Research Private Events
There may be opportunities for a sensory friendly Santa visit. Look into whether your local mall may have time reserved for special needs children. Various entities may also organize a special event, like Santa Cares**, that allows parents to reserve a quieter and more private autism friendly or sensory friendly Santa experience for their children.
Do an Advance Visit
Once you’ve decided where you plan to take your child, do a little advance work to observe how the Santa in your area operates. Where does the line form? What are the options that your child has when talking to Santa (sit on his lap, sit beside him, or stand beside him)? What does the area look like? Will there be photos? Will Santa have helpers there, such as elves? The more details you can tell your child about, the more likely they are to feel comfortable.
Prepare Your Child for What to Expect
Read a story together or watch a video about visiting Santa. This is another way to help your child to be prepared for his or her Santa visit. They may feel more comfortable and relaxed if they have an idea of what to expect.
Plan a Special Weekday Visit
Weekdays are generally less busy than evenings or weekends. Visiting Santa during a weekday might make it so that you are able to avoid long lines and over-stimulating crowds.
Resist the temptation to dress your child in the adorable, but uncomfortable, Christmas outfit. Visiting Santa may be a little overwhelming, and an uncomfortable outfit might just be too much.
Prepare for a Wait
No matter how well you’ve planned, you may still have to wait. Plan ahead with a snack, a water bottle, or some things to help occupy your child while you wait to see Santa.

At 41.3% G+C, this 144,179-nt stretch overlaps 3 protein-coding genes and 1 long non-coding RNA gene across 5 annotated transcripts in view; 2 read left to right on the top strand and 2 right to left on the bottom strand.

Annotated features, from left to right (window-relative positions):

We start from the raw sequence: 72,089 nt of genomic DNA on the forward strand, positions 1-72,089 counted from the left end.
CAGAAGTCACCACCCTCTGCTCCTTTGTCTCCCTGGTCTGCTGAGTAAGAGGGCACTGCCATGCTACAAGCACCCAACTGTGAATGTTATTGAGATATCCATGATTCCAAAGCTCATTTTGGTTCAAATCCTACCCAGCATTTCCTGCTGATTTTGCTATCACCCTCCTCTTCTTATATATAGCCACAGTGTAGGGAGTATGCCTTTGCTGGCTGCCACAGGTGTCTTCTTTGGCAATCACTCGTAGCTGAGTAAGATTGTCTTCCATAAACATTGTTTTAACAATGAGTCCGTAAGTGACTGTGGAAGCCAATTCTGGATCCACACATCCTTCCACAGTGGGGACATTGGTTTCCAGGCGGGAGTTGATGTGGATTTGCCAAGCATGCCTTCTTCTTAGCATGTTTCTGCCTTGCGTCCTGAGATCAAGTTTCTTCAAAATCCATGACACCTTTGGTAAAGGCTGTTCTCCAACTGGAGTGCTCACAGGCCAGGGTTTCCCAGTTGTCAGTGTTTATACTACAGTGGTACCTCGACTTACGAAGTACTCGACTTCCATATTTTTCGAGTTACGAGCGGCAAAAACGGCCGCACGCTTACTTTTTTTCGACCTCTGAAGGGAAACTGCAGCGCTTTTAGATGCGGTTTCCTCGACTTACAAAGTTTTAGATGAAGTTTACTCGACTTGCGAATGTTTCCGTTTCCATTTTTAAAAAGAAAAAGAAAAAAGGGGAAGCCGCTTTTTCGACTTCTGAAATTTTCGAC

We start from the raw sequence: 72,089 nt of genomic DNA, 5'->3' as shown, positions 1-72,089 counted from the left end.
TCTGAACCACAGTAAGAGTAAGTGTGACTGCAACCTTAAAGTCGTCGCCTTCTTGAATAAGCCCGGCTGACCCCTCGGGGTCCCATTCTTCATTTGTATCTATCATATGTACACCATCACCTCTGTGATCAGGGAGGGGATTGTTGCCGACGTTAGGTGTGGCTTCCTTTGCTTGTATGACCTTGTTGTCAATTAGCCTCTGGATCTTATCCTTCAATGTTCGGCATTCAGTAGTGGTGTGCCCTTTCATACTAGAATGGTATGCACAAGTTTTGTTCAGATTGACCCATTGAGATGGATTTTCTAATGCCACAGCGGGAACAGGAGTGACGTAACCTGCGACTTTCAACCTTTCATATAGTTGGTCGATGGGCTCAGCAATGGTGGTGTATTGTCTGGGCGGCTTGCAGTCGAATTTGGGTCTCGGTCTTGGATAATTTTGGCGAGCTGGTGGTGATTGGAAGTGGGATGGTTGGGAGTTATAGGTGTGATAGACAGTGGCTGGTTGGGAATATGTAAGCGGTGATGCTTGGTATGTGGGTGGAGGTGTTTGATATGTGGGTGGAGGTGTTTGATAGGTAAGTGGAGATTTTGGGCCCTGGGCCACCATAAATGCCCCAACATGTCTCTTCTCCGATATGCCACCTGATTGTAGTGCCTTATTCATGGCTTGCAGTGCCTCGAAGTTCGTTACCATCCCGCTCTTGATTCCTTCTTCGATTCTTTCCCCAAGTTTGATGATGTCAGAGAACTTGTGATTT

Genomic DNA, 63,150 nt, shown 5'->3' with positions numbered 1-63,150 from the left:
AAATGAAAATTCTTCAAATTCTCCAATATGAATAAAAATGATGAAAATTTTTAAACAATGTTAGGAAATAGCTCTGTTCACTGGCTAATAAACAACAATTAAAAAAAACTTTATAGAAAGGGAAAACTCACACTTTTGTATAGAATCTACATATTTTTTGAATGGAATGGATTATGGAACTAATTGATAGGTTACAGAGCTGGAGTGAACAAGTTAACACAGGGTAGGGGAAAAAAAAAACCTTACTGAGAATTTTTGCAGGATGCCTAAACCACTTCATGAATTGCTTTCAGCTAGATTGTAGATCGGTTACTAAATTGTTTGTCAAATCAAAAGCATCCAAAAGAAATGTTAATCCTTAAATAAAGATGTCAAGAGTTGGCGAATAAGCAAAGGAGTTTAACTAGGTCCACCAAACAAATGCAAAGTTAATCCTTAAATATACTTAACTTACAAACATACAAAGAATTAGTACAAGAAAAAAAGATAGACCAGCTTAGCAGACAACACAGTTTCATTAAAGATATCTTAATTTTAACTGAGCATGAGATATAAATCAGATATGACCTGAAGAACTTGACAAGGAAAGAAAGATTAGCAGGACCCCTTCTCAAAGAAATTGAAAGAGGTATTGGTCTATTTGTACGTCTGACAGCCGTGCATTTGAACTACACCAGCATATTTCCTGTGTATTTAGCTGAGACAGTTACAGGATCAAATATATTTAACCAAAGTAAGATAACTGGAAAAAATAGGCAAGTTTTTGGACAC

Be Open to Other Options
Your child may not be able to tolerate visiting a mall Santa. Look into schools or churches that offer time with Santa. Or, even have a family member rent a Santa suit and visit the child at home. This might turn into an even better tradition for your family.
Know When to Throw in the Towel
Despite all your best plans, a Santa visit just might not be in the cards. You know your child best. If the event will cause more stress than enjoyment for you and your child, it’s okay to set the tradition aside. Try something new this year like a car ride through a festive area lit up with Christmas lights. Holiday traditions and memories are what you make of them. Your child will remember the fun they had doing something new, instead of the stress they felt visiting Santa.
Whatever you decide is best for you child, make the visit fun. If it is too stressful or frustrating than it won’t be enjoyable for anyone. You’ll want to create fun and lasting memories that your child will remember each year.
** Santa Cares events are private Santa visits that parents can schedule for their special needs children. There are dates and locations throughout the country at various malls. Visit the Santa Cares website for more information.